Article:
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NCSE's executive director Eugenie C. Scott was featured in a BBC World Service "Heart and Soul" program broadcast on March 25, 2007, the first of a two-segment feature on religious views regarding creationism and evolution. In her segment, Scott interviews atheist Richard Dawkins, non-theistic cosmologist Paul Davies, old-earth creationist Hugh Ross of Reasons to Believe, theistic evolutionist and Lutheran theologian Ted Peters from the Pacific School of Religion, and young-earth creationist Ken Ham of Answers in Genesis. In the second segment, Henry M.
NCSE's executive director Eugenie C. Scott recently spoke on "The evolution of creationism" as the Samuel Newton Taylor endowed lecture at Goucher College in Baltimore. In her talk, she discussed common misunderstandings of evolution, the historical development of antievolutionism, and the current state of the creationism/evolution controversy. In the light of the verdict in Kitzmiller v. Dover, she also offered her predictions for the future of the "intelligent design" movement.
A spectacular new anthology edited by Andrew J. Petto and Laurie R. Godfrey, Scientists Confront Intelligent Design and Creationism (W. W. Norton, 2007), described by Publishers Weekly as "[a] serious, comprehensive collection of new and revised essays from some of the biggest names in the anti-creationism field," is now available. In a press release, the publisher writes:
Here at NCSE, we've just updated our list of available speakers, which now includes our newest staff members, Faith Project Director Peter M. J. Hess and Education Project Director Louise S. Mead, as well as three members of our board of directors, Barbara Forrest, Kevin Padian, and Andrew J. Petto.
F. Clark Howell, Professor Emeritus of Anthropology at the University of California, Berkeley, and a Supporter of NCSE, died on March 10, 2007, at his home in Berkeley. Born on November 27, 1925, in Kansas City, he received bachelor's, master's, and doctoral degrees from the University of Chicago. Howell taught anatomy at Washington University before returning to the University of Chicago to teach anthropology from 1955 to 1970. In 1970, he moved to UC Berkeley, where he remained until retiring in 1991. He continued to be very active in research and publication until his death.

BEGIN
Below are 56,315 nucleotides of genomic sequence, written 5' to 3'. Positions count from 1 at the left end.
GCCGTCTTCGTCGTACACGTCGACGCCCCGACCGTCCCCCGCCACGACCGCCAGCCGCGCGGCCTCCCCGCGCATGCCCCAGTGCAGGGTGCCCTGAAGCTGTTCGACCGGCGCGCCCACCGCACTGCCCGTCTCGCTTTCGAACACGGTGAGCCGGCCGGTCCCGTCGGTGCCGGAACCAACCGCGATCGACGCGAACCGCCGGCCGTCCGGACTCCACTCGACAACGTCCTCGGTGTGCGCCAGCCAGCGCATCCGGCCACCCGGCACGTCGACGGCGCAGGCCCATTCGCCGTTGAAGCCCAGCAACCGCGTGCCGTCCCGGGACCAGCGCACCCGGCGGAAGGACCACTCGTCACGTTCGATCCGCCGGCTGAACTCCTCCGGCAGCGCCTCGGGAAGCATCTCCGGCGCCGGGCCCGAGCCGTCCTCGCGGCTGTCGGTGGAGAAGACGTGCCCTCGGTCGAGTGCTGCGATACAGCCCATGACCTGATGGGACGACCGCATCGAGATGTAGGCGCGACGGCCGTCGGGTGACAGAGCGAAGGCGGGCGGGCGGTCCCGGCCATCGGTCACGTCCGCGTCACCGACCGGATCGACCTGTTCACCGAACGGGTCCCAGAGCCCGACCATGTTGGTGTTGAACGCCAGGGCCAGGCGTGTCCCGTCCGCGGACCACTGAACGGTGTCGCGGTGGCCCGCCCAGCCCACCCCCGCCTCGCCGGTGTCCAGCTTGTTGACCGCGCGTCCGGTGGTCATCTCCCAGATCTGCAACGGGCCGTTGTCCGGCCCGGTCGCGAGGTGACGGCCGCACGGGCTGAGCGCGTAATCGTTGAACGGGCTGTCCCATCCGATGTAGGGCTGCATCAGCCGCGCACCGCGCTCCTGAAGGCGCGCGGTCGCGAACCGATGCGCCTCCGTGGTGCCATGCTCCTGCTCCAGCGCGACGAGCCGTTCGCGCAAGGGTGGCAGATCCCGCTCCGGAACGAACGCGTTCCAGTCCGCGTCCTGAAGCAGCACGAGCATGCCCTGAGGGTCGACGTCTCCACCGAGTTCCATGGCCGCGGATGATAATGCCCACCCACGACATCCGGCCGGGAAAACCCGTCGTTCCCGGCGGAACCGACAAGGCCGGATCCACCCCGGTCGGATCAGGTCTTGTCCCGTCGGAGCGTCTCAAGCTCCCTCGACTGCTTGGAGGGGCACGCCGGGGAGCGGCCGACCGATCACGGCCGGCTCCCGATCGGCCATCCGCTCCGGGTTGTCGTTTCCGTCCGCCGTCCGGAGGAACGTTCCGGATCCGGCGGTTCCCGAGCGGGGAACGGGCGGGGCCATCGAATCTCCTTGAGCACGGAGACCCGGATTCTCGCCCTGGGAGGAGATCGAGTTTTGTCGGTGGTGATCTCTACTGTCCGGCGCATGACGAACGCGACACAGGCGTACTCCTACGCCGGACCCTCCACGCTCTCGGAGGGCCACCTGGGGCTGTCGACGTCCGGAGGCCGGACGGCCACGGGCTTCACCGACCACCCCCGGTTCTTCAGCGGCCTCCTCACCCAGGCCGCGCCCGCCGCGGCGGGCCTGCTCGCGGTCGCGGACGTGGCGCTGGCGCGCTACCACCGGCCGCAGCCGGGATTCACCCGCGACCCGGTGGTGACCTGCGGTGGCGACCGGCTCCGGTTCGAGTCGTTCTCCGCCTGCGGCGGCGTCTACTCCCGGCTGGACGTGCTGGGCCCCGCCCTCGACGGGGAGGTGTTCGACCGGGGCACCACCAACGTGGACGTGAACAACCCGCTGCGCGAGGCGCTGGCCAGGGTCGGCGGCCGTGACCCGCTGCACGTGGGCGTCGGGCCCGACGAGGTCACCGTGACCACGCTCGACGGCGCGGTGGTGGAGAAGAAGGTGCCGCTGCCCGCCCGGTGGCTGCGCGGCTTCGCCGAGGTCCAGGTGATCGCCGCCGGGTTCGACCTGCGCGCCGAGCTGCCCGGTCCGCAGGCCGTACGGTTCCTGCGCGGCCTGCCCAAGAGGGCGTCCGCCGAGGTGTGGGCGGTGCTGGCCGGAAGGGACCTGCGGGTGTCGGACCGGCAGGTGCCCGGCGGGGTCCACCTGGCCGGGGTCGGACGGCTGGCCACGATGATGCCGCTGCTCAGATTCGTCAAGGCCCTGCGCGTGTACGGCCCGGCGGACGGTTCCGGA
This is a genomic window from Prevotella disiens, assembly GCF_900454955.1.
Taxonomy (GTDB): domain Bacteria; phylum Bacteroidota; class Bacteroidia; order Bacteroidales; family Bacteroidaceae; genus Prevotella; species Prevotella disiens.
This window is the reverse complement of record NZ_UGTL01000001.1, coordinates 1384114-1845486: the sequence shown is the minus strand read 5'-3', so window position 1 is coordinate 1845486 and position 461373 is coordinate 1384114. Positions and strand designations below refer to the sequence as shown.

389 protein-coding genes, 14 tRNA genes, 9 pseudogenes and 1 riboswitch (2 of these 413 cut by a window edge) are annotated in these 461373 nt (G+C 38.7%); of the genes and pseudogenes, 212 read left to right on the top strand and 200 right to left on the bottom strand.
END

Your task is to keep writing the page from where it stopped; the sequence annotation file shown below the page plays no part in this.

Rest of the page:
Not in Our Classrooms was edited by NCSE's executive director Eugenie C. Scott and deputy director Glenn Branch, and contains essays by them as well as by Nicholas J. Matzke (also of NCSE) and Paul R. Gross, Martinez Hewlett and Ted Peters, Jay D. Wexler, and Brian Alters (a member of NCSE's board of directors). The foreword was contributed by the Reverend Barry W. Lynn of Americans United for Separation of Church and State.
Scheduled for the second hour of NPR's Science Friday show for February 23, 2007, are Edward Humes, Randy Olson, and NCSE's own Nick Matzke. Science Friday's description of the show (with links added):
NCSE's executive director Eugenie C. Scott, along with nine science teachers who have been on the front lines of the evolution wars, is receiving the American Association for Advancement of Science's 2006 Award for Scientific Freedom and Responsibility.
NCSE's archives house a unique trove of material on the creationism/evolution controversy, and we regard it as part of our mission to preserve it for posterity -- as well as for occasions such as Kitzmiller v. Dover, where NCSE's archives helped to establish the creationist antecedents of the "intelligent design" movement. We cordially invite you now to help NCSE's archives keep up-to-date by purchasing books for NCSE through our wish list at Amazon.com.
Not in Our Classrooms: Why Intelligent Design is Wrong for Our Schools received a pair of favorable reviews recently. In the Winter 2006-2007 issue of Rethinking Schools (not available on-line), Wayne Au wrote, "Given the recent fights over intelligent design in science education, the publication of Not in Our Classrooms: Why Intelligent Design Is Wrong for Our Schools couldn't be more timely. ... Given the current U.S. political landscape, Not in Our Classrooms should be welcomed by educators and activists.